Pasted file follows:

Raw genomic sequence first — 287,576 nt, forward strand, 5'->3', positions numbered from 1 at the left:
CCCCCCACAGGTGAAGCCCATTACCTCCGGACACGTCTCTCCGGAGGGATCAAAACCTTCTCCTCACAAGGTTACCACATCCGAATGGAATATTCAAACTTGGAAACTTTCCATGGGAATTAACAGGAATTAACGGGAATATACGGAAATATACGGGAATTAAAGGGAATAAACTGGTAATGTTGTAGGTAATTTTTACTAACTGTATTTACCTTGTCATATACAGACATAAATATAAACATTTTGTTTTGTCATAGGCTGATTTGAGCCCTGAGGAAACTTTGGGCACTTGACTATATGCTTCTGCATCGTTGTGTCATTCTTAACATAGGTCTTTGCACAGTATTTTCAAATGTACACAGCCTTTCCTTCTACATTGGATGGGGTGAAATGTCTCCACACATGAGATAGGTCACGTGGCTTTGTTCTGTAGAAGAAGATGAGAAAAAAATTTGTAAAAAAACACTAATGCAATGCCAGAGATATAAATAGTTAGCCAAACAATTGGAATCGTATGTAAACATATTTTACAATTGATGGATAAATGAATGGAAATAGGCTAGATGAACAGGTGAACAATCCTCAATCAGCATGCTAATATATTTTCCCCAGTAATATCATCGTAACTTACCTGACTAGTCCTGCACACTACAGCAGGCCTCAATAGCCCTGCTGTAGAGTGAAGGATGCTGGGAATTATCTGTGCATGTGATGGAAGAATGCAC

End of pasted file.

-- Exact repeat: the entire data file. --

Raw genomic sequence first — 287,576 nt, forward strand, 5'->3', positions numbered from 1 at the left:
CCCCCCACAGGTGAAGCCCATTACCTCCGGACACGTCTCTCCGGAGGGATCAAAACCTTCTCCTCACAAGGTTACCACATCCGAATGGAATATTCAAACTTGGAAACTTTCCATGGGAATTAACAGGAATTAACGGGAATATACGGAAATATACGGGAATTAAAGGGAATAAACTGGTAATGTTGTAGGTAATTTTTACTAACTGTATTTACCTTGTCATATACAGACATAAATATAAACATTTTGTTTTGTCATAGGCTGATTTGAGCCCTGAGGAAACTTTGGGCACTTGACTATATGCTTCTGCATCGTTGTGTCATTCTTAACATAGGTCTTTGCACAGTATTTTCAAATGTACACAGCCTTTCCTTCTACATTGGATGGGGTGAAATGTCTCCACACATGAGATAGGTCACGTGGCTTTGTTCTGTAGAAGAAGATGAGAAAAAAATTTGTAAAAAAACACTAATGCAATGCCAGAGATATAAATAGTTAGCCAAACAATTGGAATCGTATGTAAACATATTTTACAATTGATGGATAAATGAATGGAAATAGGCTAGATGAACAGGTGAACAATCCTCAATCAGCATGCTAATATATTTTCCCCAGTAATATCATCGTAACTTACCTGACTAGTCCTGCACACTACAGCAGGCCTCAATAGCCCTGCTGTAGAGTGAAGGATGCTGGGAATTATCTGTGCATGTGATGGAAGAATGCAC